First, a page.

When the topic of estate planning comes up, the focus is usually on the need to create a plan, not on what to do with the plan once you have created it. It can, however, be equally important to safeguard your estate plan documents to ensure that they work as intended. An Oklahoma City estate planning attorney at Parman & Easterday explains how to keep your estate plan safe.
What’s In Your Plan?
The estate plan you create should be as unique and individual as you are. Nevertheless, there are some common components, strategies, and documents that are frequently found in an estate plan, including:
- Last Will and Testament
- Trust agreement – financial and health care
- Power of attorney
- Life insurance policy
- Advance directive
In many cases, an original copy (meaning one with an original signature in ink) of the document in question is required in order for the document to work as intended. For this reason, your estate planning documents should be kept together in a safe place. Understandably, the first place many people think to store their estate planning documents is in their existing safety deposit box. After all, that’s probably where you keep valuable jewelry, deeds to property, stocks and bonds, and other valuables. At first glance, it makes perfect sense to put your estate planning documents in your safety deposit box as well. On closer inspection, however, your safety deposit box is not the best place for your estate planning documents.
Is Your Safety Deposit Box Really Safe?
To understand why putting your estate planning documents in your safety deposit box may not be the best choice, you need to understand some probate basics. Shortly after your death, your estate may need to go through the legal process known as “probate.” Probate serves numerous purposes, including:
- Identifying and securing your assets
- Authenticating your Will
- Paying debts of the estate
- Litigating any claims against the estate
- Paying estate taxes
- Distributing assets to beneficiaries and/or heirs
When you executed a Will you appointed someone to be the Personal Representative of your estate. We more commonly refer to that persona as your your Executor or Executrix. That person is responsible for overseeing the probate process. To perform that job, your appointed Executor must initiate the probate process with the appropriate court and petition the court to officially appoint your Executor. If the court approves the person you designated as the Executor in your Will, the court will issue Letters Testamentary which provide proof that the Executor has been appointed by the court and therefore has the authority to act on behalf of the estate.
The problem is that in order to initiate the probate process and complete the appointment or your Executor, an original copy of your Will must be submitted to the court. If your Will is in your safety deposit box, the bank won’t allow access to the box without proof that the individual seeking access is the Executor of your estate. This becomes a “chicken and egg” problem. Your chosen Executor cannot secure the necessary Letters Testamentary to act as your Executor without your Will – but he/she cannot access your Will without the Letters Testamentary.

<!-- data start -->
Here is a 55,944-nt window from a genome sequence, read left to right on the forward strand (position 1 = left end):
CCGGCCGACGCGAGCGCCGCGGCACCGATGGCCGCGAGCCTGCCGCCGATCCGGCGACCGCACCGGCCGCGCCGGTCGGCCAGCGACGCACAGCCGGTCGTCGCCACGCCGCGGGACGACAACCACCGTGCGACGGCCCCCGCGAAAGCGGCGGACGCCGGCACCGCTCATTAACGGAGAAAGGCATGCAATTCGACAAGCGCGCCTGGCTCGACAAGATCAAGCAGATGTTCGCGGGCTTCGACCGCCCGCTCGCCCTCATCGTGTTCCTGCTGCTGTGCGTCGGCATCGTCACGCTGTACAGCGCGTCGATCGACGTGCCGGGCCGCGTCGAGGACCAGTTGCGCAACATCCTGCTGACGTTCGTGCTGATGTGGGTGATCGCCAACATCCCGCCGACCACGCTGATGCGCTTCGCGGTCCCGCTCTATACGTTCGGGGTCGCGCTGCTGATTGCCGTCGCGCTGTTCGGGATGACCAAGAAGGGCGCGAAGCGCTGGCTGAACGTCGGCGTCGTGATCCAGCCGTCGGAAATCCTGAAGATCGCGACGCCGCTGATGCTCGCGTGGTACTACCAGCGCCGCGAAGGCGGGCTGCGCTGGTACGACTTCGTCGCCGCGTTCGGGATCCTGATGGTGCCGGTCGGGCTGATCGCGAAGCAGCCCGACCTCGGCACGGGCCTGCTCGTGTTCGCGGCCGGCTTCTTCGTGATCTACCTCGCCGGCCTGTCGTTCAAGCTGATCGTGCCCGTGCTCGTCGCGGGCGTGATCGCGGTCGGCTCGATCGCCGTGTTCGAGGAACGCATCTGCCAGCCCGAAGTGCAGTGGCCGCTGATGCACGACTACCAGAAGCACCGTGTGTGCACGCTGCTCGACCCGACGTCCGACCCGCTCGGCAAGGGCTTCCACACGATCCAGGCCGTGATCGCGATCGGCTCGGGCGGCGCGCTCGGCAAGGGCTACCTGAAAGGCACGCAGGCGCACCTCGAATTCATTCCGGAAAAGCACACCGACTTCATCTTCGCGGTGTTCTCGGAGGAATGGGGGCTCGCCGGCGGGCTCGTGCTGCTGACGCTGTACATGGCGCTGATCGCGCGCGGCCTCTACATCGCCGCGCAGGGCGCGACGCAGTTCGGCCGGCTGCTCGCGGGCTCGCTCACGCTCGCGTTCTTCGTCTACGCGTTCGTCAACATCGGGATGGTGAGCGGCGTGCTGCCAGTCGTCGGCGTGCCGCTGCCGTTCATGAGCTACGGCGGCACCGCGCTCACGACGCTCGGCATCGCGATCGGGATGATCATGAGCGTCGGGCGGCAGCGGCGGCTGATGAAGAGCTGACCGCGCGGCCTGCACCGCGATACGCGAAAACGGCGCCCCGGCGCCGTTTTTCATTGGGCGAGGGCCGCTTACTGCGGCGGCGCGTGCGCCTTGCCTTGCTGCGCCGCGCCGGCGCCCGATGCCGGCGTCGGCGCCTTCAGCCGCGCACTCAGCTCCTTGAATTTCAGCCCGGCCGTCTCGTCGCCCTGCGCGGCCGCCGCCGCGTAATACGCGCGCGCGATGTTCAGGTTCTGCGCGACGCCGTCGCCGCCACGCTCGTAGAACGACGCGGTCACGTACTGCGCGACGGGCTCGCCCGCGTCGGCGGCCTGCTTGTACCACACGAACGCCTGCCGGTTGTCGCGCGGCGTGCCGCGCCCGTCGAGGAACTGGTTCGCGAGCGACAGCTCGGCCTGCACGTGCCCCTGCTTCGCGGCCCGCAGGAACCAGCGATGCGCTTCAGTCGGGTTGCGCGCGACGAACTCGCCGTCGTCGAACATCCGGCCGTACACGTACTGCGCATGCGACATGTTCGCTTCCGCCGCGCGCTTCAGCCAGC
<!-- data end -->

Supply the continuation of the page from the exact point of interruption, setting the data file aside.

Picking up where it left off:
Similar problems can crop up with other estate planning documents as well. For example, an Agent with your Power of Attorney may have the legal authority necessary to access your safety deposit box; however, if the POA document granting your Agent that authority is in the box, your Agent has no way to prove that he/she is your Agent.
Where Should I Put My Estate Planning Documents?
Now that you understand why your safety deposit box may not be the best place to keep your estate planning documents, the question becomes “where should I keep them?” First, it is always a good idea to execute more than one original copy of important documents. Ask your estate planning attorney to keep one set of original documents. Also give an original copy to anyone named to a fiduciary position within your plan. Your Executor should get an original copy of your Will. A Trustee should have an original copy of a trust agreement and an Agent needs an original copy of a Power of Attorney. Finally, an original set of documents should be kept at home in a fireproof safe and/or given to a trusted family member.
Contact an Oklahoma City Estate Planning Attorney
For additional information, please join us for an upcoming FREE seminar. If you have additional questions or concerns about estate planning, contact an experienced Oklahoma City estate planning attorney at Parman & Easterday by calling 405-843-6100 to schedule your appointment today.
Because estate planning is so individualized, it is impossible to say which document is the most important one for everyone. For most people, however, a Last Will and Testament or a trust serves as the foundation of their plan.
It is tempting to simply appoint a spouse, adult child, or other family member as your Executor. Before doing that, ask yourself the following questions:
• Will he/she be able to handle the job while grieving?
• Does he/she have the financial/legal skills necessary to administer your estate?
• Does he/she have the time needed to oversee the probate process?
Yes – but it rarely happens. A judge must officially appoint your Executor; however, they will typically appoint the person you appointed in your Will unless there is a good reason not to (such as the person is not an adult or has a history of mismanaging estate assets.
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